“I want to speak to a white man”

When we have a pizza delivered or sit down at a neighborhood restaurant for a poutine, we don’t realize the labor-intensive challenges behind our food. It ranges from being unable to find employees for $25 an hour to dealing with customers who don’t like exotic accents.

Posted at 6:30am

“We built our business models on the idea that there would always be an plentiful and inexpensive workforce willing to bend over backwards to meet our needs. But when COVID and my generation came up with their own demands, that idea was shattered. »

Surely you do not know the author of these words. He’s not famous. He doesn’t run a big, well-known company. No need to google.

This observation comes from Matice Langevin, a young man of 26 who owns a restaurant in Quebec. A pizzeria that also serves burgers and poutine. Forty places. deliveries. Takeout orders. You know what I mean.


PHOTO PASCAL RATTHÉ, SPECIAL COLLABORATION

Matice Langevin

Kyran-Ô pizza has been around for over 40 years. Matice bought it from her parents four years ago. Like many children of restaurateurs, he got his hands dirty as a teenager before studying restaurant management years later. It shows how much he loves the property.

Matice wrote to me after reading my column about the difficulties encountered by an owner of three Tim Hortons in the Laurentians. Lack of staff slows down the service and some customers cannot tolerate it. They spit in the employees’ faces and fight each other. Impatient people force the police to intervene. All for a coffee. Does it surprise you that teenagers desert?

“Ironically, customers are emphasizing the lack of labor through their behavior and unreasonable expectations,” regrets Matice. A campaign to raise awareness of respect for customer service representatives would not be a luxury. A few years ago this idea would have been far-fetched, but not anymore.

Matice Langevin speaks with full knowledge of the facts.

The young restaurateur hired a teenager of Congolese origin to take orders over the phone. A good employee “still fast”. He had a slight accent.

“It often happened that customers would say, ‘I want to speak to a white man. I want to speak to a Quebecer.” It really scared us that he was going to start being insulted. On the phone, the filter has the edge. »

A waitress of Tunisian origin also worked for the family pizzeria for a while. She, too, had a little accent from elsewhere. “I still have clients telling me about ‘the veil’ that wasn’t fast,” says Matice, specifying that his ex-employee never even wore the veil. He has already refused to serve customers, whom he describes as “xenophobic”, given the inappropriate comments he has heard.

This blatant lack of understanding towards customers is depressing and I understand the job seekers who don’t want to go into the catering industry.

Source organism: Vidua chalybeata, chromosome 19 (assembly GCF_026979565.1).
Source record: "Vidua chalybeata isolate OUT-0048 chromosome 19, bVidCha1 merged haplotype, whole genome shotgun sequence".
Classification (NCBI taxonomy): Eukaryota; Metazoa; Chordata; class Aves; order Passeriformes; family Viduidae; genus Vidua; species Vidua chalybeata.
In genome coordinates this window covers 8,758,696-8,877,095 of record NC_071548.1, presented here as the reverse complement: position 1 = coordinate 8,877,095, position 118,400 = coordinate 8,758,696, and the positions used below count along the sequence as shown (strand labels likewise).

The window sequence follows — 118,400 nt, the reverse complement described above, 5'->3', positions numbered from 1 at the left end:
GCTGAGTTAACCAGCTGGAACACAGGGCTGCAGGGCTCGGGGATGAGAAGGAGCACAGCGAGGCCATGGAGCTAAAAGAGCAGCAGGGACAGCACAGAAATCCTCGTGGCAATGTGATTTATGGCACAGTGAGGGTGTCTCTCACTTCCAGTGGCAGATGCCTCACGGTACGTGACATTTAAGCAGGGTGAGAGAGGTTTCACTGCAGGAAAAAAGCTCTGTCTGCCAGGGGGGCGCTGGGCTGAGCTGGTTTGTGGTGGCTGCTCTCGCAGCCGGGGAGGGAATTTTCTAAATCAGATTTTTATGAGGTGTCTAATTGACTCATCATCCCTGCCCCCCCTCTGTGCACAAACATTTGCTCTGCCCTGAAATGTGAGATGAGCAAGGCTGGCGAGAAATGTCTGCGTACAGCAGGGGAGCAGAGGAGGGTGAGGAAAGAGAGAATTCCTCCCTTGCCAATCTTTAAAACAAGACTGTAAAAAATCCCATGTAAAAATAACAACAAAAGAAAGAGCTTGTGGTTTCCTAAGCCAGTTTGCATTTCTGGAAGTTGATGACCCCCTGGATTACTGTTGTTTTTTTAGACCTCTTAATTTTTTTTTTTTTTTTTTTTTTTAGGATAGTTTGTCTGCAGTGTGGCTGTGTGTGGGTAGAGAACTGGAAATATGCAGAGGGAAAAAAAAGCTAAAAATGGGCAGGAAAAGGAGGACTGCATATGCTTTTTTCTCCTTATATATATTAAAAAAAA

Matice Langevin

Rest assured, none of them changed jobs because of the insults. But do we need “zero tolerance” posters for verbal abuse like in hospitals?

Kyran-Ô-Pizza has been looking for a weekend waitress for two years. So Matice’s mother does the work, five or six days a week. His father and sister also work there. The restaurant is closed on Mondays.

Matice, which has already raised its prices sharply due to food inflation, is aware that it doesn’t offer “fantastic” salaries. He would rather pay his future waitress, but that would force him to raise the kitchen wages to be fair.

“If I pay everyone $18 an hour, I get a 2% or 3% profit margin just looking at my Excel file. At 2 or 3% I don’t find it interesting for the energy you put into a restaurant. I think I’ll put my money in a government bond. I’ll put in the same mediocre performance, but at least I’ll have my weekends and my sanity intact. »

When tipped, a waitress at her restaurant can expect $25 or $26 an hour. “But young people my age get hives if they work weekends,” says Matice … who is young himself.

Although he sometimes bemoans the attitude of his generation, he acknowledges that working conditions in his area have been neglected. Restaurant kitchens, for example, are rarely spacious. We tend to focus on the dining room when it comes to cost-effectiveness.

“Sometimes there are four, five or six of us in a tiny kitchen. We kick each other, we scream, it’s hot. Fryers are cooking next door. My job has aged a lot, I think. At Desjardins you can answer the phone from home with air conditioning for the same salary. Yes, I don’t think my generation works hard enough, but I look at how the workforce is treated in my industry and I tell myself we’ve lagged behind a bit. »

Matice thinks about solutions. He went to Japan, a country struggling with an aging population and a labor shortage. It gave him ideas because technology is used there to relieve waitresses in restaurants. He plans to provide customers with iPads so they can place their own orders.

“We came to review the way we work,” pleads the man who, with support from Investissement Québec, hopes to shift towards automating restaurant operations to optimize productivity.

While waiting to find a robot that can put pepperoni on the pizza, Matice is in the kitchen. evenings and weekends.

Learn more

  • 30 230
    Restaurant job vacancies (including 17,045 waiter or waitress jobs) in the fourth quarter of 2021

    Source: Statistics Canada

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